The use of www is not required by any technical or policy standard and many web sites do not use it; the first web server was nxoc Many established websites still use the prefix, or they employ other subdomain names such as www2, secure or en for special purposes. Many such web servers are set up so that both the main domain name e. The use of a subdomain name is useful for load balancing incoming web traffic by creating a CNAME record that points to a cluster of web servers.
Since, currently, only a subdomain can be used in a CNAME, the same result cannot be achieved by using the bare domain root. For example, entering 'microsoft' may be transformed to http: This feature started appearing in early versions of Firefox , when it still had the working title 'Firebird' in early , from an earlier practice in browsers such as Lynx.
Stephen Fry, in his "Podgrams" series of podcasts, pronounces it wuh wuh wuh. Tim Berners-Lee's web-space states that World Wide Web is officially spelled as three separate words, each capitalised, with no intervening hyphens.
Scheme specifiers[ edit ] The scheme specifiers http: They specify the communication protocol to use for the request and response. Web browsers usually automatically prepend http: Web security[ edit ] For criminals , the Web has become a venue to spread malware and engage in a range of cybercrimes , including identity theft , fraud , espionage and intelligence gathering.
Internet privacy Every time a client requests a web page, the server can identify the request's IP address and usually logs it. Also, unless set not to do so, most web browsers record requested web pages in a viewable history feature, and usually cache much of the content locally.
Unless the server-browser communication uses HTTPS encryption, web requests and responses travel in plain text across the Internet and can be viewed, recorded, and cached by intermediate systems. When a web page asks for, and the user supplies, personally identifiable information —such as their real name, address, e-mail address, etc. If the website uses HTTP cookies , username and password authentication, or other tracking techniques, it can relate other web visits, before and after, to the identifiable information provided.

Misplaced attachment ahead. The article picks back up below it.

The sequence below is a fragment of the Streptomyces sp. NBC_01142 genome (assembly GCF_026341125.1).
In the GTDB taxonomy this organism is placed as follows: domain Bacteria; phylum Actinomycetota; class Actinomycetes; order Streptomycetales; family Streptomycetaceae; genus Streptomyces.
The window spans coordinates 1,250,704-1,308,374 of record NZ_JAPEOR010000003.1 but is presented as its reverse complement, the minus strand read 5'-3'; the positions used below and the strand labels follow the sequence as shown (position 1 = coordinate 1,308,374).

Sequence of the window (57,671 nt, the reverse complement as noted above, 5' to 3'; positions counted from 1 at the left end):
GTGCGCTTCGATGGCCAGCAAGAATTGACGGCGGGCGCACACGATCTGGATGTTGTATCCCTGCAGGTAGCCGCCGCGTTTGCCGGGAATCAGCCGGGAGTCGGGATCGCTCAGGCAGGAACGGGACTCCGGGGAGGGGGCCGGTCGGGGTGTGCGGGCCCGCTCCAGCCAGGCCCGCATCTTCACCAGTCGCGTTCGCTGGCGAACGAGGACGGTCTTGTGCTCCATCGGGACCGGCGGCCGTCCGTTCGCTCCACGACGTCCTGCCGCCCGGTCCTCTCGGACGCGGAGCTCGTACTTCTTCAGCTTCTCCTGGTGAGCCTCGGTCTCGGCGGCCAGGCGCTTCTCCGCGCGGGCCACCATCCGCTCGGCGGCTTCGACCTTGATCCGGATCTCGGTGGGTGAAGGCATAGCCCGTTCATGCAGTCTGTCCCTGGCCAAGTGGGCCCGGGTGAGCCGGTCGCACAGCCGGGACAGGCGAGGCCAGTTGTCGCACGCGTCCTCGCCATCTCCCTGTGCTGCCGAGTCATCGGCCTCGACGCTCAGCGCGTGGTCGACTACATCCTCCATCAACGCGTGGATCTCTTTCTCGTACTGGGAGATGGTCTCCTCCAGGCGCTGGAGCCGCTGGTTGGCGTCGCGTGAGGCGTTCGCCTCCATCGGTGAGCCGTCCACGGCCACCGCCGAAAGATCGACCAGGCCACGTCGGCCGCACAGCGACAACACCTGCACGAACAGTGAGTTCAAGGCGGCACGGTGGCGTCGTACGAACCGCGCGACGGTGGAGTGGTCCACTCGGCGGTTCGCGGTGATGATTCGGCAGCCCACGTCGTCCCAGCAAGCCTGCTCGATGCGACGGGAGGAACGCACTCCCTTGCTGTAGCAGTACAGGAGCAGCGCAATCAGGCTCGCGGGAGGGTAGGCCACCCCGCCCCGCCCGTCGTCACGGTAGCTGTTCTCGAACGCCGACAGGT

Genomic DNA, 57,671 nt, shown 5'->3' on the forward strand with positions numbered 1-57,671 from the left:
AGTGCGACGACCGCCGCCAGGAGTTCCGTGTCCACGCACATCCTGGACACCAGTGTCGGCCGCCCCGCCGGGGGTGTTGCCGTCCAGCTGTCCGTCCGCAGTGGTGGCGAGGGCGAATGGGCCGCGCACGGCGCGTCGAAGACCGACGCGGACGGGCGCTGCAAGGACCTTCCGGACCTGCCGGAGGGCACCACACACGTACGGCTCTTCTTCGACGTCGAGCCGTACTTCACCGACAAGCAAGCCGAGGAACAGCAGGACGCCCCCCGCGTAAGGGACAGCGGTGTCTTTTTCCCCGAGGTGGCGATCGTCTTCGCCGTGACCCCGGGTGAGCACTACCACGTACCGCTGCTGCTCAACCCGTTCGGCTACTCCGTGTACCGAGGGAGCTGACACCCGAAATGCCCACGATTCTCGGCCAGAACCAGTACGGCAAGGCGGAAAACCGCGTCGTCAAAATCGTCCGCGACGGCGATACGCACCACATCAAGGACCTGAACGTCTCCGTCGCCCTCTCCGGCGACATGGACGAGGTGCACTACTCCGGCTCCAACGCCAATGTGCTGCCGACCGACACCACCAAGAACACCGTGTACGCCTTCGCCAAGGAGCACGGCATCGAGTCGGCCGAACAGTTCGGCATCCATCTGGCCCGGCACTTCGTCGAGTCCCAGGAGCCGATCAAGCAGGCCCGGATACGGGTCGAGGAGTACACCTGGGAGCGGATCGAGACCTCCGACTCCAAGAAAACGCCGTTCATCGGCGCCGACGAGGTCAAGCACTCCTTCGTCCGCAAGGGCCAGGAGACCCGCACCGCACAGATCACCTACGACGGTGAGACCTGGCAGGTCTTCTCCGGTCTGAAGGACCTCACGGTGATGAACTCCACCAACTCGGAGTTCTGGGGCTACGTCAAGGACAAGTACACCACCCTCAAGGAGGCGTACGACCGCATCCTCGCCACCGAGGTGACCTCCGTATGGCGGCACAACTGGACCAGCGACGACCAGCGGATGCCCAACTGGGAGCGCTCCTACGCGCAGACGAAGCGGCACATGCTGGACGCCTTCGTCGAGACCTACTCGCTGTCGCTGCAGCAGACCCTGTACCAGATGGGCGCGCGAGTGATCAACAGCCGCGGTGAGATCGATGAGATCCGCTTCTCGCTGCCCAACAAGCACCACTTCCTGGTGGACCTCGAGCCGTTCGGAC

In this way it is possible for a web-based organization to develop and build a profile of the individual people who use its site or sites. It may be able to build a record for an individual that includes information about their leisure activities, their shopping interests, their profession, and other aspects of their demographic profile.
These profiles are obviously of potential interest to marketeers, advertisers and others. Depending on the website's terms and conditions and the local laws that apply information from these profiles may be sold, shared, or passed to other organizations without the user being informed.
For many ordinary people, this means little more than some unexpected e-mails in their in-box or some uncannily relevant advertising on a future web page. For others, it can mean that time spent indulging an unusual interest can result in a deluge of further targeted marketing that may be unwelcome. Law enforcement, counter terrorism, and espionage agencies can also identify, target and track individuals based on their interests or proclivities on the Web.
Social networking sites try to get users to use their real names, interests, and locations, rather than pseudonyms. These website's leaders believe this makes the social networking experience more engaging for users. On the other hand, uploaded photographs or unguarded statements can be identified to an individual, who may regret this exposure.
Employers, schools, parents, and other relatives may be influenced by aspects of social networking profiles, such as text posts or digital photos, that the posting individual did not intend for these audiences.
On-line bullies may make use of personal information to harass or stalk users. Modern social networking websites allow fine grained control of the privacy settings for each individual posting, but these can be complex and not easy to find or use, especially for beginners.
With modern and potential facial recognition technology , it may then be possible to relate that face with other, previously anonymous, images, events and scenarios that have been imaged elsewhere. Because of image caching, mirroring and copying, it is difficult to remove an image from the World Wide Web. Web standards Many formal standards and other technical specifications and software define the operation of different aspects of the World Wide Web, the Internet, and computer information exchange.
Usually, when web standards are discussed, the following publications are seen as foundational: These define the structure and interpretation of hypertext documents. Additional publications provide definitions of other essential technologies for the World Wide Web, including, but not limited to, the following: Uniform Resource Identifier URI , which is a universal system for referencing resources on the Internet, such as hypertext documents and images.
HTTP Authentication, which specify how the browser and server authenticate each other. Web accessibility There are methods for accessing the Web in alternative mediums and formats to facilitate use by individuals with disabilities.
These disabilities may be visual, auditory, physical, speech-related, cognitive, neurological, or some combination. Accessibility features also help people with temporary disabilities, like a broken arm, or ageing users as their abilities change. The World Wide Web Consortium claims that it is essential that the Web be accessible, so it can provide equal access and equal opportunity to people with disabilities. Access by everyone regardless of disability is an essential aspect.
A more recent study, which used web searches in 75 different languages to sample the Web, determined that there were over